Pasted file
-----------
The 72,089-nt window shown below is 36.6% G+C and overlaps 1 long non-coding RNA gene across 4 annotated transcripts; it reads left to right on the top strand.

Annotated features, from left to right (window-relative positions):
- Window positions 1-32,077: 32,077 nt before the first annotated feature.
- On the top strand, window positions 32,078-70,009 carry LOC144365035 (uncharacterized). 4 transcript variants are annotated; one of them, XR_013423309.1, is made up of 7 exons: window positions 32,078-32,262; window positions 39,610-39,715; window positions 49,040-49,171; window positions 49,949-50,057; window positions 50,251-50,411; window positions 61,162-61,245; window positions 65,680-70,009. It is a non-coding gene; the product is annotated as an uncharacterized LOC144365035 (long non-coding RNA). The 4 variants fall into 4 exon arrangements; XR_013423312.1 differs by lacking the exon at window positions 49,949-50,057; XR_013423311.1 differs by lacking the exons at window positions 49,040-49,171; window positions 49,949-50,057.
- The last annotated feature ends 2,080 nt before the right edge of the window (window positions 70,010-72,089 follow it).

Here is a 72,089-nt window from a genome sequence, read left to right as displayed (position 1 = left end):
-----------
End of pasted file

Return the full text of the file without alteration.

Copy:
The 72,089-nt window shown below is 36.6% G+C and overlaps 1 long non-coding RNA gene across 4 annotated transcripts; it reads left to right on the top strand.

Annotated features, from left to right (window-relative positions):
- Window positions 1-32,077: 32,077 nt before the first annotated feature.
- On the top strand, window positions 32,078-70,009 carry LOC144365035 (uncharacterized). 4 transcript variants are annotated; one of them, XR_013423309.1, is made up of 7 exons: window positions 32,078-32,262; window positions 39,610-39,715; window positions 49,040-49,171; window positions 49,949-50,057; window positions 50,251-50,411; window positions 61,162-61,245; window positions 65,680-70,009. It is a non-coding gene; the product is annotated as an uncharacterized LOC144365035 (long non-coding RNA). The 4 variants fall into 4 exon arrangements; XR_013423312.1 differs by lacking the exon at window positions 49,949-50,057; XR_013423311.1 differs by lacking the exons at window positions 49,040-49,171; window positions 49,949-50,057.
- The last annotated feature ends 2,080 nt before the right edge of the window (window positions 70,010-72,089 follow it).

Here is a 72,089-nt window from a genome sequence, read left to right as displayed (position 1 = left end):